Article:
Thanks,
Dan


#8

You make a good point, however introducing a new “new” thing just because it’s newer and better seems like a cost that outweighs the benefit. Especially with webpack 2 which looks to me to be very similar to what rollup does but piggy backs on what people have already taken the time to learn.

Again, sounds great. But keep in mind that if people are choosing Ionic it’s probably because it uses Angular 2. The Angular CLI project looks to be the most dominant way to scaffold/run angular apps. Yes there are advantages to having a custom CLI with unique tools, but again I would venture to say most people are using ionic because of angular, not angular because of Ionic. It just keeps things simpler to use what people are already using to build angular apps rather than having to learn a totally new tool. One new tool quickly becomes 5 or 10.

I think the overall thing that I see again and again referring to “Javascript Fatigue” is the problem that yes, there will always be a better tool down the road, but it’s exhausting to constantly change paradigms rather than improve ones that we already have. @danbucholtz Not trying to be a jerk, just wanted to give perspective from a guy who bounces around between tools all day and feels like he can never get his head above water before the next wave comes crashing down.

As an aside I was trying to get webpack working so I could get a testing suite set up. I couldn’t find any documentation about how to setup unit testing with Ionic2 & typescript. Am I missing it? Having that somewhere would be a HUGE win that would end up saving me what I imagine to become 2 days of banging my head against the wall.


#9

I’m not sure if this really related, but there’s issue with livereload even after 2.0RC1. In my case, the watch is not triggered even after supplying the “-l” option into ionic run. I managed to work around it by forcefully adding the watch task into run:before scripts list in package.json.

"scripts": {

    ....    

    "build:before": "build",
    "run:before": "build",
    "run:before": "watch"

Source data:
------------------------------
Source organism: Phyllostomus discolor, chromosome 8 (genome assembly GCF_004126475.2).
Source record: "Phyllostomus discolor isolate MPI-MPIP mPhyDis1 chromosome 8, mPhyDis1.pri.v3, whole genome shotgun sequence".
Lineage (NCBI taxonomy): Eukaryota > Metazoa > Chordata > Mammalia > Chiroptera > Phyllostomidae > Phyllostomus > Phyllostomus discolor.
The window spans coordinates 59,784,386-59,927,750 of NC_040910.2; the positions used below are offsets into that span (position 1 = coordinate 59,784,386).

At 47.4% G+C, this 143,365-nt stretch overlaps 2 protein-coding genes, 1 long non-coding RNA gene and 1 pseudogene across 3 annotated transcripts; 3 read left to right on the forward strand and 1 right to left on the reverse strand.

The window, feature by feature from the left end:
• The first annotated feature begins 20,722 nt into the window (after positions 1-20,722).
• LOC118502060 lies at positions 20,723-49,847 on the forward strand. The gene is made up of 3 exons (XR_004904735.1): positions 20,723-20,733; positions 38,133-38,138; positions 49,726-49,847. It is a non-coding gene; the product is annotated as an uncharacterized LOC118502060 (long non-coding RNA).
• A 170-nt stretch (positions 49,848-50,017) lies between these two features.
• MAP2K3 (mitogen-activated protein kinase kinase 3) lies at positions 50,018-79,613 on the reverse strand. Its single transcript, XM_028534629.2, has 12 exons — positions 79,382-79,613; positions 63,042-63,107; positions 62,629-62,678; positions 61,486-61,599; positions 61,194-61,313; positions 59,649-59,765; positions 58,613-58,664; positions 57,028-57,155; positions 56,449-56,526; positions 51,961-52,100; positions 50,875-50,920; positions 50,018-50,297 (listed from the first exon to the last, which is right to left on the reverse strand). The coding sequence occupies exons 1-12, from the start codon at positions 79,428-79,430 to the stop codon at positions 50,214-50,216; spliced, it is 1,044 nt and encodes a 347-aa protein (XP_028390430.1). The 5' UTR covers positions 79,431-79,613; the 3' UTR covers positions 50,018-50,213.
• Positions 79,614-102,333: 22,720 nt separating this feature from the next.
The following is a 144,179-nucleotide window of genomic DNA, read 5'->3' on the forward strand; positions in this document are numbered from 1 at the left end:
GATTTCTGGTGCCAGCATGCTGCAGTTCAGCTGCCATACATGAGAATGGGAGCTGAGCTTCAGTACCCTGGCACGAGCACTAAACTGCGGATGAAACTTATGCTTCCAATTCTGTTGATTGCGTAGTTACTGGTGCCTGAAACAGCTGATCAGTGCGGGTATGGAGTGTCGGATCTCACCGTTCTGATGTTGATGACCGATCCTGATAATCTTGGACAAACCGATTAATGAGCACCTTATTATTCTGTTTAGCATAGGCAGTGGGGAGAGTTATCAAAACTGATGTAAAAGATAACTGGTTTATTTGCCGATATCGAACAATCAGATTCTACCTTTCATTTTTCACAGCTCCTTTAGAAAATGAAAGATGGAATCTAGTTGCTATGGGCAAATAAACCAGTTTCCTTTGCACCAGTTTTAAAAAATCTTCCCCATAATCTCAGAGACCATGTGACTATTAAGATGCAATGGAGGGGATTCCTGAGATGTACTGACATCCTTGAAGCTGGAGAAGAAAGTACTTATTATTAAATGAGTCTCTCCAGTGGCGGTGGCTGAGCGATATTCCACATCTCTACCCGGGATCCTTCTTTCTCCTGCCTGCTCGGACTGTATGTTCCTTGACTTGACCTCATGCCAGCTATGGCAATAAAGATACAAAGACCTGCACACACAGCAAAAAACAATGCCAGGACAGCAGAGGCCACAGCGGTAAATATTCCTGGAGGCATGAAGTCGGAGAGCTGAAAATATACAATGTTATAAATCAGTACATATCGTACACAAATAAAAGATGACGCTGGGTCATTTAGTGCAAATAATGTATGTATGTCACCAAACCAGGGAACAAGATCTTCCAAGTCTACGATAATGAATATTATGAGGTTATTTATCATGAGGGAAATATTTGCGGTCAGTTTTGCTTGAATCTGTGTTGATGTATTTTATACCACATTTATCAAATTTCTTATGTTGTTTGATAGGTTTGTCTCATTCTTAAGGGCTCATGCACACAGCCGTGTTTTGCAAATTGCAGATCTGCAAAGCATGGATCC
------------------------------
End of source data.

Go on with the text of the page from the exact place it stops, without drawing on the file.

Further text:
},

This works fine while using rollup. But after trying webpack, it failed during build process. It got stuck somewhere after completing the build task, which is expected,i guess.

[12:27:20]  ionic-app-scripts 0.0.37 
[12:27:20]  watch started ... 
[12:27:20]  build dev started ... 
[12:27:20]  clean started ... 
[12:27:20]  clean finished in 5 ms 
[12:27:20]  copy started ... 
[12:27:20]  transpile started ... 
[12:27:20]  lint started ... 
[12:27:23]  lint finished in 3.23 s 
[12:27:24]  transpile finished in 4.55 s 
[12:27:24]  webpack started ... 
[12:27:25]  copy finished in 5.34 s 
[12:27:32]  webpack finished in 7.56 s 
[12:27:32]  sass started ... 
[12:27:33]  sass finished in 1.29 s 
[12:27:33]  build dev finished in 13.41 s

it stops here…


#10

Ok, i made it to work by changing run:before to run:after

"build:before": "build",
"run:before": "build",
"run:after": "watch"

But, really, am I the only one whose “watch” not getting triggered on livereload?


Android run livereload not working
#11

The reload speed with 0.0.37 and webpack seems about the same as with rollup, i.e. it takes ~5 seconds on my machine after changing some typescript code. I guess it’s using webpack but not the webpack-dev-server?


#12

I started with Ionic because of Angular. But today I stayed with Angular because of Ionic. But I agree with you. With two different bundle stacks is worse for the community maintain support.


#13

When I tried to use a custom webpack config I got some errors. The config was the same of ionic-app-scripts, but didn’t work.

[00:06:02]  ionic-app-scripts 0.0.37 
[00:06:03]  build prod started ... 
[00:06:03]  clean started ... 
[00:06:03]  clean finished in 3 ms 
[00:06:03]  copy started ... 
[00:06:03]  ngc started ... 
[00:06:03]  copy finished in 223 ms 
[00:06:03]  lint started ... 
[00:06:06]  lint finished in 3.04 s 
[00:06:22]  ngc finished in 19.09 s 
[00:06:22]  webpack started ... 
[00:06:22]  webpack finished in 72 ms 
[00:06:22]  uglifyjs started ... 
[00:06:22]  sass started ... 
[00:06:22]  uglifyjs failed: ENOENT: no such file or directory, open